Sgt. Diane Cockle has inspected mummies, puzzled over pink-toothed corpses, and been labelled a white witch over the course of her career as a forensic investigator.
Having worked in Rwanda, post-tsunami Thailand, and Haiti, as well as on the infamous pig farm murder case in British Columbia, it’s fair to say she gravitates towards unusual situations.
“People say I have the grossest job,” says Cockle as she describes her work with the Royal Canadian Mounted Police’s national forensic identification support services.
Her gruesome role has helped her produce the world’s first comprehensive study of the progression of human decomposition at crime scenes.
Cockle hopes her doctorate from Simon Fraser University will help police to determine the location of murders and prevent miscarriages of justice.
The standard forensics textbooks use research carried out in places like Tennessee where humidity levels are very different from those in Canada.
Cockle’s research demonstrates that these different humidity levels mean bodies decompose at different rates and that, despite what TV shows such as CSI would have us believe, there’s no standardized way of accurately stating how long someone has been dead.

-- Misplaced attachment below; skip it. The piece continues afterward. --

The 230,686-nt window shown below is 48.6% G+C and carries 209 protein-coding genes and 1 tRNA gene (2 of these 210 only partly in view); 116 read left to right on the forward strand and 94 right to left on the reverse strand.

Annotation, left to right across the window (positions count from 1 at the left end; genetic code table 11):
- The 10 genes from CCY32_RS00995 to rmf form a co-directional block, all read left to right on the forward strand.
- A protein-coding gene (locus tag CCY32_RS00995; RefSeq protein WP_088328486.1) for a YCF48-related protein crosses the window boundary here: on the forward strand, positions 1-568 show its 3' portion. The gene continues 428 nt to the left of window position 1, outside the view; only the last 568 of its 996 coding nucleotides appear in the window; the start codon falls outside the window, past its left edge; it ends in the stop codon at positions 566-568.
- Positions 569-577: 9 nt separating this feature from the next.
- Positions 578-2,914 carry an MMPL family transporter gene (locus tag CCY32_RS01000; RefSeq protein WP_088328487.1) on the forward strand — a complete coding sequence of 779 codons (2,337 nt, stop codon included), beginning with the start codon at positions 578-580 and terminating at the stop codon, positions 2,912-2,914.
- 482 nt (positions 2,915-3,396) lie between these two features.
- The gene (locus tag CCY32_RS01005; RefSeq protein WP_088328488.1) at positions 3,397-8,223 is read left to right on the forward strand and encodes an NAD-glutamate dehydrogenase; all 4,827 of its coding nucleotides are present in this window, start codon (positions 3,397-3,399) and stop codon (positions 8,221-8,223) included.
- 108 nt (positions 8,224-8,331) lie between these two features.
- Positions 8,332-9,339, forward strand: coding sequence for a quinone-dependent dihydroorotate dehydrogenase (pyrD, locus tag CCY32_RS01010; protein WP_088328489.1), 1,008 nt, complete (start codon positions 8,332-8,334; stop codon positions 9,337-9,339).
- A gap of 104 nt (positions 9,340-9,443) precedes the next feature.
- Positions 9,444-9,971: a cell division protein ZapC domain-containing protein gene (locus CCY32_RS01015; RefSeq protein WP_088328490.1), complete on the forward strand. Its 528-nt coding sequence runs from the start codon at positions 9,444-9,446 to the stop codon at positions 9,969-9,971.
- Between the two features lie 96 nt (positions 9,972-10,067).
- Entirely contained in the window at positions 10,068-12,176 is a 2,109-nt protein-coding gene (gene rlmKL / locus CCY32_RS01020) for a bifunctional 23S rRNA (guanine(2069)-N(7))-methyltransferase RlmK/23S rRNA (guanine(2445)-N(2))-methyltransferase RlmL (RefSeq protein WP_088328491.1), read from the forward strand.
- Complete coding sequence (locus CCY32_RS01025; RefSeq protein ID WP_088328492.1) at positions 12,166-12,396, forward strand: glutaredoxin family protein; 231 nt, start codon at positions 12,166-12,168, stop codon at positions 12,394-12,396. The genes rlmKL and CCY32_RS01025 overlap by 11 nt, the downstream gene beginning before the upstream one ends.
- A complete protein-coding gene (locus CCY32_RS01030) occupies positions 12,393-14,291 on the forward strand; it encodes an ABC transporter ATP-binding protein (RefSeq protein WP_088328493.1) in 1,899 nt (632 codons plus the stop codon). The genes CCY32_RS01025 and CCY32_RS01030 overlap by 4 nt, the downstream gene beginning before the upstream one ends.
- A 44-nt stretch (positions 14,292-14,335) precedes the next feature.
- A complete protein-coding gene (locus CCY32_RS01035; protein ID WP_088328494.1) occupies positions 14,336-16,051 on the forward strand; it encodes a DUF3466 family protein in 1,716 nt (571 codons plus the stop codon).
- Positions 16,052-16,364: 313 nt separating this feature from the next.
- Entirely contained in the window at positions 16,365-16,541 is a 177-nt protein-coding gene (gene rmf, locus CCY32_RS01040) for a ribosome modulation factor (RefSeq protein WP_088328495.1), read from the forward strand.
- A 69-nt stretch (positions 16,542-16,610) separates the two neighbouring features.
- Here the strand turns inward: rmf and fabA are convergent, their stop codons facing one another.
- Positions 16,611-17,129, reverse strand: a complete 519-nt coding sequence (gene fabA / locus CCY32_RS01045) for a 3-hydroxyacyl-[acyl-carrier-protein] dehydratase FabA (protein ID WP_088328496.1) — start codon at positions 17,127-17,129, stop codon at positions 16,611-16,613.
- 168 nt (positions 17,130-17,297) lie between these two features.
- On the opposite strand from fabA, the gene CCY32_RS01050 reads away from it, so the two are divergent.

“That’s one of the big results from a legal perspective,” says Cockle. Police will no longer be able to rely on strict formulas for postmortem interval that measure the time elapsed since a person has died. The numbers have “a big impact in court,” she says.
Her research also identified differences between bodies that have decomposed outdoors and those that have rotted inside.
“One of the issues I had at a crime scene was where we found a body by the riverbank,” she says.
“We had no idea whether the body had come in from the water or been dumped there from the land.”
She hopes the information will alert police to the fact that there may be a second crime scene.
Cockle also tried to differentiate between natural and man-made traumas found on corpses. For example, when could injuries be the result of normal decomposition or animals scavenging the person’s body as opposed to being the work of another human?
Cockle says her work could “absolutely” lead to dropping the charges against suspects.
She highlights the case of Louise Reynolds, the single mother charged with second- degree murder after an autopsy report suggested someone had stabbed her seven-year-old daughter more than 80 times with scissors.
Authorities dropped the charges after Reynolds had spent 22 months in custody when evidence came to light that strongly suggested a dog had mauled the child.